In fact, you should always assume that whatever you post is being seen by everyone, including your soon-to-be-ex or his/her attorney and the Guardian Ad Litem that has been assigned to help the court make a custody decision.  Posting derogatory remarks about your spouse often backfires and leads the decision-makers to think poorly about you and your ability to co-parent your children effectively.

Talking about a new boyfriend and what a great weekend you spent together with your kids will possibly send you back to court when your children’s father points out that there was a court order that did not allow you to have overnight visitors of the opposite sex when the children were present.

Talking about your adventures on the new horse at the stable where you ride will not show you in a good light when you are brought into court for failure to provide the child for visitation and your excuse was that you are in a high-risk pregnancy that does not allow you to drive for over an hour to bring your child to his other parent after you moved away to be in a different state with your new husband.

Stories and pictures of you skiing do not help when you are trying to get disability or workman’s comp because of a back injury.

Bragging about having a new wide-screen TV that ‘fell off the back of the truck’ just might show up as evidence in a criminal investigation.

A picture of you with someone might be used as evidence that you and the person knew each other even though you say you never met.

Pictures of you with your ‘friend’ might just show up in your divorce proceeding as evidence of an extra-marital affair.  Or pictures of you out drinking with your buds might just show up in your custody case.

And don’t forget that potential employers might be reading when you write that your job is soooo boring and the time and date stamp of the post shows that you post on Facebook a lot while you are supposedly working.  I especially like the posts that tell the world that you think your boss is a ___ (fill in the blank).

You might think I’m just making this stuff up, but I’m not.  These things are really happening.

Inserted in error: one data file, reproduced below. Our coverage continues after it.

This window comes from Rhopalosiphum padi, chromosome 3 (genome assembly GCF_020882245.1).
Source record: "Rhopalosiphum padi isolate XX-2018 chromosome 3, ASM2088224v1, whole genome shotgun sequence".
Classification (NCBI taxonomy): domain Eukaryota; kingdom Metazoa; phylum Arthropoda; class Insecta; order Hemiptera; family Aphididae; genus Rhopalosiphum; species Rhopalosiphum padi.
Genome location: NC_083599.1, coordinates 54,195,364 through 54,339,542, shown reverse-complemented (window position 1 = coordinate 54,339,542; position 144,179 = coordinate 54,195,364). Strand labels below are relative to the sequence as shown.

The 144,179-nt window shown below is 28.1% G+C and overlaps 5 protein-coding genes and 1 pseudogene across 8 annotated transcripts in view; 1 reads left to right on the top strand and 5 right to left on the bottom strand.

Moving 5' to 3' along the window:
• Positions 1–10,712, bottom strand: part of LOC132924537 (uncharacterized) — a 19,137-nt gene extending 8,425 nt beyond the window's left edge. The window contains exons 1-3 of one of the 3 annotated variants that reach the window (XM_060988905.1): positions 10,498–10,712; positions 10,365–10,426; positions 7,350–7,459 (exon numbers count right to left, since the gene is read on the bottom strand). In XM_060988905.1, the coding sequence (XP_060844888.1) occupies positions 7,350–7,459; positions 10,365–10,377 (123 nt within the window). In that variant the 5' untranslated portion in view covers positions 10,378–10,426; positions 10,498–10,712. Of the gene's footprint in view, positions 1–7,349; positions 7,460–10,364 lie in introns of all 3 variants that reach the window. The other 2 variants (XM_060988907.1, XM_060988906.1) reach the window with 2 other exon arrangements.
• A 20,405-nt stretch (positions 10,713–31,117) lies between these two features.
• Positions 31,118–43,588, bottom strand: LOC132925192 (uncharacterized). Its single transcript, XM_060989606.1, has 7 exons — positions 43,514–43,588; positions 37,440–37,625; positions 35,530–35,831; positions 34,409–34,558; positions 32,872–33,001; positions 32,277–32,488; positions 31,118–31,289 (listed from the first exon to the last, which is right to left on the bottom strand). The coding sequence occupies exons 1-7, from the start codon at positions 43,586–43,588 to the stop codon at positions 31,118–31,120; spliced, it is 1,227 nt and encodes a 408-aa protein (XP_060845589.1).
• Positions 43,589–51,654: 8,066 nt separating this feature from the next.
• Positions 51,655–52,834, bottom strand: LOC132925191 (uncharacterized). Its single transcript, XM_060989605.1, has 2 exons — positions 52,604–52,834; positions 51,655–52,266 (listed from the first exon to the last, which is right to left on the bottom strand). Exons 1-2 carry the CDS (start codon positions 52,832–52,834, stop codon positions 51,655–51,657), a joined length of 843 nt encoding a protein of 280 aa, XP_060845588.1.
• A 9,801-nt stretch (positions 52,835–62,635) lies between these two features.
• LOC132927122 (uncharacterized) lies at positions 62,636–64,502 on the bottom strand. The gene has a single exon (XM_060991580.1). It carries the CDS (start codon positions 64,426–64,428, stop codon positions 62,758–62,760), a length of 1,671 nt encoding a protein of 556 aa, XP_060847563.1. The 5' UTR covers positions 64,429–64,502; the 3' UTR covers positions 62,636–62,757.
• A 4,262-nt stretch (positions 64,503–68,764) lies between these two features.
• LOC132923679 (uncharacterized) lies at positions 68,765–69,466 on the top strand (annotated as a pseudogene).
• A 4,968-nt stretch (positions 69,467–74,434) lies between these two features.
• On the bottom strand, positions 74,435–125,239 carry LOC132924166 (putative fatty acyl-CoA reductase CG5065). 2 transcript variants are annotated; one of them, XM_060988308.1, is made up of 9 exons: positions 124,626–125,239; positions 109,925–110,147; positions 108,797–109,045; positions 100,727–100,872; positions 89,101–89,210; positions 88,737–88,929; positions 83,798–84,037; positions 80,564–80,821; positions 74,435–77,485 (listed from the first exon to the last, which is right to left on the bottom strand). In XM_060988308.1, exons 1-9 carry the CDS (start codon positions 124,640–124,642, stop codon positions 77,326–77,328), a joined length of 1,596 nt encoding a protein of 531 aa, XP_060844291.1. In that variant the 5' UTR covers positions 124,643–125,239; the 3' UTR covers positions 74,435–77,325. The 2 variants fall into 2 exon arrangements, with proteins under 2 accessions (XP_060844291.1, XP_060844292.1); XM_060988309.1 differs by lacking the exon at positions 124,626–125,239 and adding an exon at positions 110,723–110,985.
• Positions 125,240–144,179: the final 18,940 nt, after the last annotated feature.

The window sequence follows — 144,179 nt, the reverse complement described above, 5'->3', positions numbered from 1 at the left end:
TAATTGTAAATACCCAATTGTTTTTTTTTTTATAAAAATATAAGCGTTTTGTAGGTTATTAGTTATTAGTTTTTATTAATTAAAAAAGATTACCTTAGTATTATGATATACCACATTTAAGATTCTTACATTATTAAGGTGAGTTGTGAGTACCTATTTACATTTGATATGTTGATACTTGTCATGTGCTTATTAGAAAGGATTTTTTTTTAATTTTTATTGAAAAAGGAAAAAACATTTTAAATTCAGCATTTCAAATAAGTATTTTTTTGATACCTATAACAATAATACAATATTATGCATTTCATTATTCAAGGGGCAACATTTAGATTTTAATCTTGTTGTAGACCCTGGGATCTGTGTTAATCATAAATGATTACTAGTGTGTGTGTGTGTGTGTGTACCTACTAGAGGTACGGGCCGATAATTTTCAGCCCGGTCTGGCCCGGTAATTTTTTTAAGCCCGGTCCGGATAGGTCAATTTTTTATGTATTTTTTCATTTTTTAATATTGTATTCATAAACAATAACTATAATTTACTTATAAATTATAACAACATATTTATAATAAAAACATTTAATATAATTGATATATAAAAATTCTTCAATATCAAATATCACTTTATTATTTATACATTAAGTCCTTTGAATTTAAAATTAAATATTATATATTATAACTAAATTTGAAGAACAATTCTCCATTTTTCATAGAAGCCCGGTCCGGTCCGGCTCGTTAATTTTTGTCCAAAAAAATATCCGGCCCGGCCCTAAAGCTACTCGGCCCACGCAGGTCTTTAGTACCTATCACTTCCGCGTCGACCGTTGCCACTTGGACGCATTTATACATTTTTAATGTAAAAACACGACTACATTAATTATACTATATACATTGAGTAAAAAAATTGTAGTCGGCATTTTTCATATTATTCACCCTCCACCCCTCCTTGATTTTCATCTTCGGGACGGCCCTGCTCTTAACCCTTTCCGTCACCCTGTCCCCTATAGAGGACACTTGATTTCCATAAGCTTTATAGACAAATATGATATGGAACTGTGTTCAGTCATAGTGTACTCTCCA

Text messages and Facebook posts are showing up more often in legal actions and they can often derail your legal plans.

Just be careful of what you post.  Remember that what you post, or what comments you make, are not just being seen by your closest friends.  Your fiercest enemy might also be watching!

If you have any questions about this or any other legal subject, please feel free to give us a call at 757-234-4650 or visit our website at http://www.BeaversLaw.com.

July is Sandwich Generation Month!

Monday, July 4th, 2011

When I hear the word ‘Sandwich’ I tend to think of Peanut-Butter and Jelly, which always brings a smile to my face.

But there is a new way of viewing ‘Sandwich’ that is not so much fun.  That’s the role more of us are playing by being the caregivers of both our parents and our children.

In the grand scheme, this is not really anything new.  Families used to always take care of the generations, often in a single home.  Grandma and Grandpa shared the same home with their children and grandchildren providing wisdom and assistance as the new generation came along, and receiving the attention and care of those in the family as they slowed down in their elder years.

But things changed, especially here in the United States, and families tended to live in their own separate homes with Grandma and Grandpa often living across town or even across the country.  Most of us today can’t imagine even sharing a room with a sister or brother, let alone imagine sharing a home with Grandma or Grandpa.

None of us would consider leaving a two-year old home alone.  After all, the two-year old can’t really get food to eat or make sure they make it to the bathroom on time.  And there are things in the home that could injure the child if they are not used correctly.  The two-year old is also just learning about freedom and self-reliance and if the two-year old refuses to do what we tell them to do for their own good, we can pick them up and put them in their bedroom for a ‘time out’.  The parents get to set the ground rules because a two-year old doesn’t know that it is even possible to stay up past 8:00.

It’s a different story with our aging parents.  They DO know that they can stay up past 8:00, and they’ve done it for years!  Why, they even taught US!  And most of the time, they are too large to pick up and physically move to the bedroom for a ‘time out’ when they get cantankerous.  Unfortunately, our aging parents might also be in the position of not being able to get food for themselves or eating correctly, or making it to the bathroom on time, or using things in the home that can cause injury if not used correctly.